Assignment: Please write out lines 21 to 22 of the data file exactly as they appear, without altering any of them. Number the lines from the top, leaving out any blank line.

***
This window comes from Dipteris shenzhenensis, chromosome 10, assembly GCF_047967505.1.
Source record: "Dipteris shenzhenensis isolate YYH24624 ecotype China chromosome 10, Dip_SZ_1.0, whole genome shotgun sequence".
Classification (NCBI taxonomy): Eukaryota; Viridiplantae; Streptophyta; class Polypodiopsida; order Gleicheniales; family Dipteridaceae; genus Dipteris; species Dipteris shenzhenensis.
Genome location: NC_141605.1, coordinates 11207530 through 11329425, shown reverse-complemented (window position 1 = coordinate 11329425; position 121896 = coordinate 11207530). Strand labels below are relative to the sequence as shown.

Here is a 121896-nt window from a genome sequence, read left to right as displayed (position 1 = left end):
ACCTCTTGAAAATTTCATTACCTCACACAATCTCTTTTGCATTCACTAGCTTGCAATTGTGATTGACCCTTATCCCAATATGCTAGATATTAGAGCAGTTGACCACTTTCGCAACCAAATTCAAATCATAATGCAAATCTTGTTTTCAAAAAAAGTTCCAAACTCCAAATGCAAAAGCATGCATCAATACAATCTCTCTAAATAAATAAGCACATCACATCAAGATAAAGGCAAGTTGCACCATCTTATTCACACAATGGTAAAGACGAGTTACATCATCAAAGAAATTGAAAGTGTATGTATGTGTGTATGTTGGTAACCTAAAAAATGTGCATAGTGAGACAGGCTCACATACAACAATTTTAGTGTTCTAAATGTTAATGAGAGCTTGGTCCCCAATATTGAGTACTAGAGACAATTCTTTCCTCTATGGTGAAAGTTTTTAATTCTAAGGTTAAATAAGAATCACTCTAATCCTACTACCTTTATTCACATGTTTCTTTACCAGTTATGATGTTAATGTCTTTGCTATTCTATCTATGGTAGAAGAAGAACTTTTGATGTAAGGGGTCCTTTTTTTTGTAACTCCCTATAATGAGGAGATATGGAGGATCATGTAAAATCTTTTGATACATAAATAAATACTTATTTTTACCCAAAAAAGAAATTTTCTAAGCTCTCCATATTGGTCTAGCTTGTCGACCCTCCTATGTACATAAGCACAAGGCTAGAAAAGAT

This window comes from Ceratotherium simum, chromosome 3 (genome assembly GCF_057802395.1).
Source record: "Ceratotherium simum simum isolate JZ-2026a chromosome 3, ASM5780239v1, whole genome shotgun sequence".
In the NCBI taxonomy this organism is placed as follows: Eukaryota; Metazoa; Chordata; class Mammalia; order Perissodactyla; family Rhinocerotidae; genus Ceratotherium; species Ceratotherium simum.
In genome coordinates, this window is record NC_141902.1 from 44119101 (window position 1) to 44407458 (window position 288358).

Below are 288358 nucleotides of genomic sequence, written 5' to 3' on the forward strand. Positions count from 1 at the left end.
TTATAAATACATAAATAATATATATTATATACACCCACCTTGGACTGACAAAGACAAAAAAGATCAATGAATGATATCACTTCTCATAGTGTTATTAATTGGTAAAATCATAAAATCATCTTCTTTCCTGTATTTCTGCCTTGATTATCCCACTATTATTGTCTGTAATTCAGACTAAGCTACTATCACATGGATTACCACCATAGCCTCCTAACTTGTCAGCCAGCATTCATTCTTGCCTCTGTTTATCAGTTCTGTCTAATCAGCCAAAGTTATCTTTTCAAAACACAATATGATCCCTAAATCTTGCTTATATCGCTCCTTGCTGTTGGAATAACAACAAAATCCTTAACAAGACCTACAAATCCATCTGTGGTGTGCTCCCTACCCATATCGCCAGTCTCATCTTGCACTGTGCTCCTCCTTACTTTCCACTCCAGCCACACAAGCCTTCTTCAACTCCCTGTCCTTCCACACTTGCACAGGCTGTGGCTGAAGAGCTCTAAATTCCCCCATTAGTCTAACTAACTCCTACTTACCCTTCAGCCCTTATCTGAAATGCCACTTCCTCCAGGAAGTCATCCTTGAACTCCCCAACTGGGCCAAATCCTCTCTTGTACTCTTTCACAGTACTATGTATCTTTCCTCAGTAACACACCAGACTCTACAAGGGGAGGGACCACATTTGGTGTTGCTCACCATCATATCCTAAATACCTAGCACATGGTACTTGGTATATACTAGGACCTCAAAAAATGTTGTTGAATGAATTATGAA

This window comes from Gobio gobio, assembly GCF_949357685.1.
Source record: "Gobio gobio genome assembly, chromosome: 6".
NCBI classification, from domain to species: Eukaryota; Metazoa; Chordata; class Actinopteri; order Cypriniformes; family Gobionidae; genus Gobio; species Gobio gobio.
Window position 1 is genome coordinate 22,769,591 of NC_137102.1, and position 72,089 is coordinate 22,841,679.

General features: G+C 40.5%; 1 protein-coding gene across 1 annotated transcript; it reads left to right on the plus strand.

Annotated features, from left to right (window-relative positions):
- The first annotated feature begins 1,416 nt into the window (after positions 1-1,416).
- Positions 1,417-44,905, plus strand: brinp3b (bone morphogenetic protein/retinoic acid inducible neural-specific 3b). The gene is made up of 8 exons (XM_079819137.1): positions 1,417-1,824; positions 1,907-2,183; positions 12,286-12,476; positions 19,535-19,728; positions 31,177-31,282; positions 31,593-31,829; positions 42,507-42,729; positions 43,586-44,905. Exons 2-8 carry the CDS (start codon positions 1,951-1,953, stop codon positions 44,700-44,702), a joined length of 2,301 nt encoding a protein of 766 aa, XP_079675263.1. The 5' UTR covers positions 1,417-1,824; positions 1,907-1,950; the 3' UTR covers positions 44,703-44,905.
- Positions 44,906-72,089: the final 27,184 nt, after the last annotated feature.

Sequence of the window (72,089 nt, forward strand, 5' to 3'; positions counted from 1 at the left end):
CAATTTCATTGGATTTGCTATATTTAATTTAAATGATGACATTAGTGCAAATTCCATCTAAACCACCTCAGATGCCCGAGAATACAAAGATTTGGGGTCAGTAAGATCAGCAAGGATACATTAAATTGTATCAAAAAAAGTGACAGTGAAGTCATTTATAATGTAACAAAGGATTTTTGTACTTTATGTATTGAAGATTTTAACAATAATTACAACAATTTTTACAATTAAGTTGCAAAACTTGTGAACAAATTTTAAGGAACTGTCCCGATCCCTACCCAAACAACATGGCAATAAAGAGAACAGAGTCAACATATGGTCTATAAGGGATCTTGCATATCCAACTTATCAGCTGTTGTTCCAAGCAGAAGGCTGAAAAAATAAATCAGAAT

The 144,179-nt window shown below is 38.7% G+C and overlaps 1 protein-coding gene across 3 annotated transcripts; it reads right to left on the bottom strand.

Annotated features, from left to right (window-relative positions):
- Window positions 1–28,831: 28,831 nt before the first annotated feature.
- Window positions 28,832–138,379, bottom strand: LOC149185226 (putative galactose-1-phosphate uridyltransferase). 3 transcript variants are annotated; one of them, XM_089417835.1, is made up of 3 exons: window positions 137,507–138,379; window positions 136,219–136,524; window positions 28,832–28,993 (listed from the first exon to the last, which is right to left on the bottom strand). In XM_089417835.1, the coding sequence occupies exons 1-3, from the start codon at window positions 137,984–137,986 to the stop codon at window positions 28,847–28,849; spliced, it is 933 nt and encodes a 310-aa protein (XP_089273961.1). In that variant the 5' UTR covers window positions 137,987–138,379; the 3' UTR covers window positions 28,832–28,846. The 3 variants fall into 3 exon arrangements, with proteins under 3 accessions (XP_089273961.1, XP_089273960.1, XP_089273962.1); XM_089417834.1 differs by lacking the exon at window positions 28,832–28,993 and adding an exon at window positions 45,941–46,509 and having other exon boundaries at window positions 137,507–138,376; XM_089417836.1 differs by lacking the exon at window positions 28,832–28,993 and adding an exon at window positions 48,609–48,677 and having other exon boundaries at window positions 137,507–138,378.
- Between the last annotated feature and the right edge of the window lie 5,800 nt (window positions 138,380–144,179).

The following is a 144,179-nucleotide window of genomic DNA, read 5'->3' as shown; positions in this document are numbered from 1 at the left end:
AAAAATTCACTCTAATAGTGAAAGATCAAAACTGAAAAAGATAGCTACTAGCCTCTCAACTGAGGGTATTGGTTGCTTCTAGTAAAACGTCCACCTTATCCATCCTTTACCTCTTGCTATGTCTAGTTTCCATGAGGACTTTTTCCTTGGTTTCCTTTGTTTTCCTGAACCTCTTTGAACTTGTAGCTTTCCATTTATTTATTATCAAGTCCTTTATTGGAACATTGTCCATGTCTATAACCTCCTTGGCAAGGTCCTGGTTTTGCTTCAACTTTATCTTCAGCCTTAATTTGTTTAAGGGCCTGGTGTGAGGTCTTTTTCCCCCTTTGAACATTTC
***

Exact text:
- Positions 44,906-72,089: the final 27,184 nt, after the last annotated feature.

Sequence of the window (72,089 nt, forward strand, 5' to 3'; positions counted from 1 at the left end):